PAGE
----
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John told a glorious story about visiting Lewis in the Nuffield. Attached to a couple of drips, Lewis apparently remarked: ‘You see, John: like many of my predecessors as a Fellow of Magdalen, I am a two-bottle man.’
I forgot I wrote this some time ago. Very happy memories of those student days. I subsequently went on to train teachers for 30 years thanks to the grounding received at Westminster. Fortunately some fellow students remain in contact some 60 years on.
Thank you so much for this fascinating history.
Interesting photograph of the local preachers, it is great to be able to put a face to a name. I have the following information on J Faggetter.
John Faggetter (1830 to 1912) was born in Ripley, Surrey. He is recorded as a Shoemaker aged 20 in the 1851 census. He moved to Lower Heyford, Oxfordshire where he met a local girl Margaret Andrews (1839-1898) and married her (1861). They lived in Freehold Street and John worked on the GWR Railway for most of his life as a signalman, porter and later a railway pensioner. A house in the village was registered as a Methodist meeting place in 1804 and John would have witnessed the new chapel built in 1906. He was recorded as a Local Preacher on the Oxford Circuit of the United Methodist Church. Sons emigrated, George to Canada in 1888 and John Eli to USA in 1907; the vast majority of those with the Faggetter surname in these countries are descended from these two sons. Daughter Catherine married James Charter, and when widowed he married her sister Sarah. In about 1911 John joined Sarah and James in Monkton Combe, Somerset, where John finally died in 1912 aged 81.
I can confirm that the organ is still in place at Lime Walk. Your assistance in helping to move it, when renovations to the floor were needed, is still remembered and much appreciated!
Very happy memories for us too, Michael. We loved sharing our lives with our extended family of students and young people. It’s good, after all this time, to hear from so many that they are fully involved in their local Methodist Churches. God bless Philip & Sue
Thank you so much for your comments. We couldn’t agree more and hope that these recordings will bring some comfort to those who knew and loved Sylvia.
Thank you so much for sharing this memory. There is a striking parallel with the night of 24th May 1738 when John Wesley, whom John Walsh so admired, went ‘very reluctantly’ to a meeting in Aldersgate Street. On both occasions, one might say, the rest is history!
How delightful to hear John Walsh talking so incisively and eloquently. He told me several years ago at a Jesus College lunch about the dark-and-stormy-night when Lewis interrupted him while working in his College room. Lewis insisted that Walsh drop what he was doing and go with him to the Eagle and Child to meet with “a few chaps” to talk about their writing. Lewis pulled up Walsh by his collar and marched him out to what became The Inklings.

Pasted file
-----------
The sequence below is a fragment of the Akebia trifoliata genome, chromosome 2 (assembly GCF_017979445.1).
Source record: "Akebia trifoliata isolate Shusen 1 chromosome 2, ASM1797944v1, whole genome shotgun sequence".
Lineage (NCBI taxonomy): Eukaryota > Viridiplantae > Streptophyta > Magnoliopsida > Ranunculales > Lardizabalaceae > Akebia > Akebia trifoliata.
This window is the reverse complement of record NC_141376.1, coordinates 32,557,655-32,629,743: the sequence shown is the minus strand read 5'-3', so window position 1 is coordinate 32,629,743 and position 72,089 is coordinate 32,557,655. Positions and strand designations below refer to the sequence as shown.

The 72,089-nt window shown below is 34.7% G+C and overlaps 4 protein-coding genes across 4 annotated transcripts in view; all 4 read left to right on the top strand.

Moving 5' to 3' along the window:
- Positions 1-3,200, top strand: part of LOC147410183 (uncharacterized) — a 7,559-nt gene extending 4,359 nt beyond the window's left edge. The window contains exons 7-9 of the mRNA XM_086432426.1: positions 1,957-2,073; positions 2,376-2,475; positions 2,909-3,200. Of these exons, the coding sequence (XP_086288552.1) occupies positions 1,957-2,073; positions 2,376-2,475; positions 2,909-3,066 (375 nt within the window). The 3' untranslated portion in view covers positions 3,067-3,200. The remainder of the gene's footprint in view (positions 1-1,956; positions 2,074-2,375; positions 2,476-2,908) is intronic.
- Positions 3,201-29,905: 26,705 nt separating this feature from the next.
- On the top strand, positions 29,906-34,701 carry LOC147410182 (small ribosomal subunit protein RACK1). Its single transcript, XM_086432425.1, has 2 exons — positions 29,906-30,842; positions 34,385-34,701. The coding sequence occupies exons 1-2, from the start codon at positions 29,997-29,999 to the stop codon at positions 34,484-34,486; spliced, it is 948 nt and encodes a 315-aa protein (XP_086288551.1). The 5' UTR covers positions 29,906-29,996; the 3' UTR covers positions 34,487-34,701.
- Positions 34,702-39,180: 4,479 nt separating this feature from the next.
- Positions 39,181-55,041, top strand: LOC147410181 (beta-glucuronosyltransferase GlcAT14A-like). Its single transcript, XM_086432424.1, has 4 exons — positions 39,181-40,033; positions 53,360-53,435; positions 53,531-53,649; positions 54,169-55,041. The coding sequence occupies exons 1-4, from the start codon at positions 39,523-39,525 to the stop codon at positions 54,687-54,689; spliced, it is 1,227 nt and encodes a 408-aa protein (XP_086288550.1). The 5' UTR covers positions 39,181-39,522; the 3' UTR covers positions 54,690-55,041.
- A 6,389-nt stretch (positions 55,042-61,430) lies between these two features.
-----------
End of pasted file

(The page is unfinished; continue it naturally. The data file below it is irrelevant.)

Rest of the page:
So lovely to hear Sylvia talking about her early life and later her time in Oxford and Wesley Memorial. She will be very sadly missed by all.
As far as I can tell the organ (made by Martin of Oxford) from this church is the one now at Lime Walk Methodist Church although the action was converted to direct electric at some point. In recent years when the floor under it needed replacing I guided some members of the church in moving it away from the rotting floor and then re-instating it without the strange cladding it had for many years thus revealing its original façade. It seems the organ had been rebuilt at some point either before or during its time in Walton Street.
Thanks very much for sharing this Brian. It is great that the organ has a new life and that a plaque on it, records its story! I hope you get back to playing it again soon.
Together with some volunteers from Oddington I removed the organ from Islip Methodist Church and after massively rebuilding the workings of it with another windchest and new action components I set it up at St Andrew’s Oddington where I play it normally twice a month (The Covid lockdown and repairs to Oddington Church at the moment in 2020 are preventing this)
Thanks for identifying your parents in this photo, Philip. Your father made an incredible contribution to the life of Wesley Memorial Church especially in his profession as an architect. The Early’s, as you know, were a leading family in the Witney’s High Street Methodist Church as well as the wider Church. Please feel free to share other memories.
The woman to the left of Reg Kissack is my mother, Eleanor Beard (neé Early). My father Geoffrey Beard is on the left-hand end of the back row.
Excellent website, particularly about People and particularly about those who lost their lives in war at this time of remembrance
Fascinating and very moving to read these accounts of the lives behind the names on the memorial plaques. Surely “his body was not recovered” is the saddest phrase demonstrating the waste of human life during war. Very thought provoking, thank you.
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